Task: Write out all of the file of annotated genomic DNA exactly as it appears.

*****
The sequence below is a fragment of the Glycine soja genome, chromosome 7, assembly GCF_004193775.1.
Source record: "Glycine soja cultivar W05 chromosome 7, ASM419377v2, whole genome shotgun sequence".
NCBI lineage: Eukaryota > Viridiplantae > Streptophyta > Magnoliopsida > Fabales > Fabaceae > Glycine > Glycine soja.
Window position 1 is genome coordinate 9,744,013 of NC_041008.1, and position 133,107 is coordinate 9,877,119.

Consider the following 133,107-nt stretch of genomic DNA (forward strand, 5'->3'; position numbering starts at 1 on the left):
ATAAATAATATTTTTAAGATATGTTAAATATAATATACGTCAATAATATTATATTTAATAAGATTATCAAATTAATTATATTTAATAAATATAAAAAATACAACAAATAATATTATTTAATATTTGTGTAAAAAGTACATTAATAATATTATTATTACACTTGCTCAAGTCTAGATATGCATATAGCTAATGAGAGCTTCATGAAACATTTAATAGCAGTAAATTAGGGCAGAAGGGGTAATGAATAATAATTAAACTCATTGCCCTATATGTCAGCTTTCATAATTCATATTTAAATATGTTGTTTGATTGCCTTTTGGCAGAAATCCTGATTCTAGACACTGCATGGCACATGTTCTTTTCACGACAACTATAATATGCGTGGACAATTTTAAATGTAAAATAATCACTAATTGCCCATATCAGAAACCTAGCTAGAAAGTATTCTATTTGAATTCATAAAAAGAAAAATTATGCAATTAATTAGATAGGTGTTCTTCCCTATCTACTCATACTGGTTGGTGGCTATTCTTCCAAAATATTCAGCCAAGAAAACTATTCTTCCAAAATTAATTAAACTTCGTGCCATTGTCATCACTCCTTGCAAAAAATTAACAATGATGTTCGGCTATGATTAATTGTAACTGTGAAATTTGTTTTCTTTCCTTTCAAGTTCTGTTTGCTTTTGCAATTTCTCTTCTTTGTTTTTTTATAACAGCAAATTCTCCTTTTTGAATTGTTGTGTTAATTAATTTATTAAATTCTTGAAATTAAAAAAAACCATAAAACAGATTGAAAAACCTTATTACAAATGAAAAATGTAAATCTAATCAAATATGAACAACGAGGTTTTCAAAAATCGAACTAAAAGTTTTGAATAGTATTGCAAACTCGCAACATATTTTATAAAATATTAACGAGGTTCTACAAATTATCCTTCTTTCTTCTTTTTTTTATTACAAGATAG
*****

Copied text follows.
The sequence below is a fragment of the Glycine soja genome, chromosome 7, assembly GCF_004193775.1.
Source record: "Glycine soja cultivar W05 chromosome 7, ASM419377v2, whole genome shotgun sequence".
NCBI lineage: Eukaryota > Viridiplantae > Streptophyta > Magnoliopsida > Fabales > Fabaceae > Glycine > Glycine soja.
Window position 1 is genome coordinate 9,744,013 of NC_041008.1, and position 133,107 is coordinate 9,877,119.

Consider the following 133,107-nt stretch of genomic DNA (forward strand, 5'->3'; position numbering starts at 1 on the left):
ATAAATAATATTTTTAAGATATGTTAAATATAATATACGTCAATAATATTATATTTAATAAGATTATCAAATTAATTATATTTAATAAATATAAAAAATACAACAAATAATATTATTTAATATTTGTGTAAAAAGTACATTAATAATATTATTATTACACTTGCTCAAGTCTAGATATGCATATAGCTAATGAGAGCTTCATGAAACATTTAATAGCAGTAAATTAGGGCAGAAGGGGTAATGAATAATAATTAAACTCATTGCCCTATATGTCAGCTTTCATAATTCATATTTAAATATGTTGTTTGATTGCCTTTTGGCAGAAATCCTGATTCTAGACACTGCATGGCACATGTTCTTTTCACGACAACTATAATATGCGTGGACAATTTTAAATGTAAAATAATCACTAATTGCCCATATCAGAAACCTAGCTAGAAAGTATTCTATTTGAATTCATAAAAAGAAAAATTATGCAATTAATTAGATAGGTGTTCTTCCCTATCTACTCATACTGGTTGGTGGCTATTCTTCCAAAATATTCAGCCAAGAAAACTATTCTTCCAAAATTAATTAAACTTCGTGCCATTGTCATCACTCCTTGCAAAAAATTAACAATGATGTTCGGCTATGATTAATTGTAACTGTGAAATTTGTTTTCTTTCCTTTCAAGTTCTGTTTGCTTTTGCAATTTCTCTTCTTTGTTTTTTTATAACAGCAAATTCTCCTTTTTGAATTGTTGTGTTAATTAATTTATTAAATTCTTGAAATTAAAAAAAACCATAAAACAGATTGAAAAACCTTATTACAAATGAAAAATGTAAATCTAATCAAATATGAACAACGAGGTTTTCAAAAATCGAACTAAAAGTTTTGAATAGTATTGCAAACTCGCAACATATTTTATAAAATATTAACGAGGTTCTACAAATTATCCTTCTTTCTTCTTTTTTTTATTACAAGATAG